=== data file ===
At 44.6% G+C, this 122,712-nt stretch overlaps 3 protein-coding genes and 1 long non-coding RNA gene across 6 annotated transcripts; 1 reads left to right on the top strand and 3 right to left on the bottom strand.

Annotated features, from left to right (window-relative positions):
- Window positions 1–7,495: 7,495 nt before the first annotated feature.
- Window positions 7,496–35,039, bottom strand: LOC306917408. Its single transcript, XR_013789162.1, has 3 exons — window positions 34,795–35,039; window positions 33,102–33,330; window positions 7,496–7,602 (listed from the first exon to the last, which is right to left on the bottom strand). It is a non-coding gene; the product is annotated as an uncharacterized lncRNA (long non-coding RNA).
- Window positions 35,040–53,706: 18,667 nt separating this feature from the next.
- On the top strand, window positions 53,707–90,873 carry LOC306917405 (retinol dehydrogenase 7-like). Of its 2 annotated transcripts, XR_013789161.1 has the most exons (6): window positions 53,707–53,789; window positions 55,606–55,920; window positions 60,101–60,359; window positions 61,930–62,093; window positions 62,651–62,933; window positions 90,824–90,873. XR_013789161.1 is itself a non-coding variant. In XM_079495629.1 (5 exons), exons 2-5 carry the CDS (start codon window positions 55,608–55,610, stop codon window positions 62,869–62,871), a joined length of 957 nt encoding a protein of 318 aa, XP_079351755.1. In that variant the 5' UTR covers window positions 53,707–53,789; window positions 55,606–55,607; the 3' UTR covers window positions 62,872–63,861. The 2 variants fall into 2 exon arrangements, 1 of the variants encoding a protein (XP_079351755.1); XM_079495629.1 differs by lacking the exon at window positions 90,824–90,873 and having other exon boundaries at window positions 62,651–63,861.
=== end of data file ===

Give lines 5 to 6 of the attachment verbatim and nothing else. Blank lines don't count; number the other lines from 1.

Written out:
- Window positions 35,040–53,706: 18,667 nt separating this feature from the next.
- On the top strand, window positions 53,707–90,873 carry LOC306917405 (retinol dehydrogenase 7-like). Of its 2 annotated transcripts, XR_013789161.1 has the most exons (6): window positions 53,707–53,789; window positions 55,606–55,920; window positions 60,101–60,359; window positions 61,930–62,093; window positions 62,651–62,933; window positions 90,824–90,873. XR_013789161.1 is itself a non-coding variant. In XM_079495629.1 (5 exons), exons 2-5 carry the CDS (start codon window positions 55,608–55,610, stop codon window positions 62,869–62,871), a joined length of 957 nt encoding a protein of 318 aa, XP_079351755.1. In that variant the 5' UTR covers window positions 53,707–53,789; window positions 55,606–55,607; the 3' UTR covers window positions 62,872–63,861. The 2 variants fall into 2 exon arrangements, 1 of the variants encoding a protein (XP_079351755.1); XM_079495629.1 differs by lacking the exon at window positions 90,824–90,873 and having other exon boundaries at window positions 62,651–63,861.